Anyone understand dc motors

Discussion in 'Electricians' Talk' started by Radders, Jun 29, 2020.

  1. Radders

    Radders Member

    Hi, anyone help, I have a running machine not working, pretty sure its the drive motor, I've tested and left connected the 180v dc feed ( from the control board ) but didnt appear to have a neutral from the same board. I connected directly to the main neutral which then lit up my tester correctly but did'nt run the motor.

    One thing I did notice was a "1. ( or OL)" reading when doing a resistance check until I applied pressure on the motor brush to make better contact. Should the brushes be in contact permanantly?
     
  2. MGW

    MGW Screwfix Select

    Yes the brushes should be in permanent contact, some brushed have a plastic plunger and spring inside the brushes so once it reaches the wear limit the plunger forces the brush off the commutator so stopping arcing and resultant damage, if you need to push on the brush you need new ones, although you may get it running again it will likely damage the commutator if they are not renewed.
     
  3. Pete Jones

    Pete Jones Member

    Would it require a N if it was DC? a Neg may be but a neutral?
     
  4. Radders

    Radders Member

    Ah, you've rumbled my limited skills, understand ac but dc always confused me. How would I confirm the motor is gone or not, the 'live' has clearly traveled through the circuits
     
  5. Radders

    Radders Member

    yes I see the spring and I assume daylight between brush and commutator, but could I 'force' a connection just to prove the motor?
     
  6. Heat

    Heat Screwfix Select

    You could try to push the brushes in against the commutator and then put power to motor to prove brushes are worn.
    But if brushes are clearly worn and have reached their limit of the spring tension, then they need replaced.
     
  7. MGW

    MGW Screwfix Select

    If a supply has one leg bonded to earth that leg is neutral, it really does not matter if AC or DC, and also of course if neither leg is bonded to earth as with a UK 100 volt supply then we don't have a neutral just line 1 and line 2, this is why 110 volt plugs are not marked L and N and why the cores are brown and black with green/yellow not brown and blue.

    Let him with no sin cast the first stone, we all know even if that should be the case they are marked L and N and the colours are brown and blue, and I have never yet found the blue over sleeved with black. So are you Positive it is Negative and not also neutral? Or should I not say anything and sit on the fence and be Neutral.
     
  8. spinlondon

    spinlondon Screwfix Select

  9. Lectrician

    Lectrician Screwfix Select

    The motor must have two cables to it. Measure voltage between them.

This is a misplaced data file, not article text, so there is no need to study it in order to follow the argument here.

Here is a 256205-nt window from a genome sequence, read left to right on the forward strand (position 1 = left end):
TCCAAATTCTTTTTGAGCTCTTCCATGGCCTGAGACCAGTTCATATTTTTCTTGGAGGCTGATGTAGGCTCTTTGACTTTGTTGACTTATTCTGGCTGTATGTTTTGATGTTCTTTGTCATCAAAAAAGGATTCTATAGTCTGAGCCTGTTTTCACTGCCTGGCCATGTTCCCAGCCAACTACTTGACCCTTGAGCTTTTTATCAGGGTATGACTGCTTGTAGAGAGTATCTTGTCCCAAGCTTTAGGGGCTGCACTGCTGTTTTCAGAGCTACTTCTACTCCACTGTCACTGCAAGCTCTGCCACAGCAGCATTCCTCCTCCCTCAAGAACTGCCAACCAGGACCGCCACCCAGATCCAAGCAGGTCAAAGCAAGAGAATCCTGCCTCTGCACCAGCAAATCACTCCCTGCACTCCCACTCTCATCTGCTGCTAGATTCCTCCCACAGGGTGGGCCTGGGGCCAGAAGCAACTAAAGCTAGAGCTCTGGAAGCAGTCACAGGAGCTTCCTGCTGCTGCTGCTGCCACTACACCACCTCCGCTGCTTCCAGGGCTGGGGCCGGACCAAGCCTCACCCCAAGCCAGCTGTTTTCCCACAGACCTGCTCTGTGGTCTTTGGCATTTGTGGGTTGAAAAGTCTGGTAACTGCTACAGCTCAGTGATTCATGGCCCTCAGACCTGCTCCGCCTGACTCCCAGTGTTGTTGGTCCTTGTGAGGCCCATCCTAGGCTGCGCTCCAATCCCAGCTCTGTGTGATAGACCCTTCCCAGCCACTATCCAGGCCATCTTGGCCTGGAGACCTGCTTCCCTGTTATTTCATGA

The brushes probably pose no problem at operating voltage, but with your testers tiny 9v, you probably would need to encourage some continuity.
     
  10. Bob Rathbone

    Bob Rathbone Screwfix Select

    A photograph of the motor and the brushgear would help.
     
  11. Radders

    Radders Member

    Thought I'd sorted it - bush spring had 'sprung' cleaned and refit, tested with a dewalt 18v battery I now have a motor that turns.

    put motor back onto treadmill, powered up set to 'go' - nothing

    removed black & red cables from circuit board, dewalt test, still turns

    dc meter test between red terminal and earth 170v ( motor rated at 180v ) - on circuit board

    dc meter test between red and black 10.6v - on circuit board

    stuffed now, beyond my skill sets... so close
     
  12. spinlondon

    spinlondon Screwfix Select

    10.6V seems an odd number.
    Is there anyway of increasing the output from your power supply, perhaps to 12V?
     
  13. Radders

    Radders Member

    problem is I dont really understand dc, I have 230v ac coming in, transformed down to 180v dc, this is arriving at the motor, it's the negative I dont get, if I have 170v between 'L and earth' but only 10.6v between L and N, my logic suggests a problem with N, but previous answers suggest dc dont work like that.

    How would I increase power, and more importantly what reading would you expect to get between the two terminals?

    Just a thought, if I hook up the live back to the circuit board ( 170v) then fix the black negative to earth rather than the board would anything go bang?
     
  14. Bazza-spark

    Bazza-spark Screwfix Select

    Yes it does.

    Not a good idea. Please don't try it as you will be putting a DC current on your earth which may adversely affect the operation of any RCD's or RCBO's in your house.

    @Radders think of a 9v battery. You have 9v between positive (+) and negative (-) with nothing to earth.

    In your case you have an ac supply transformed and rectified to dc with 170/180v between + and -. I am surprised there is anything to earth, but it is possible they have earthed the negative (-) side of the supply.

    Somewhere you are high resistance on the black -ve side of the power supply. You should be able to trace it fairly easily I would think.
     
  15. spinlondon

    spinlondon Screwfix Select

    Just dawned on me that this is a treadmill.
    It sounds like the Negative or return is being varied for speed control.
     

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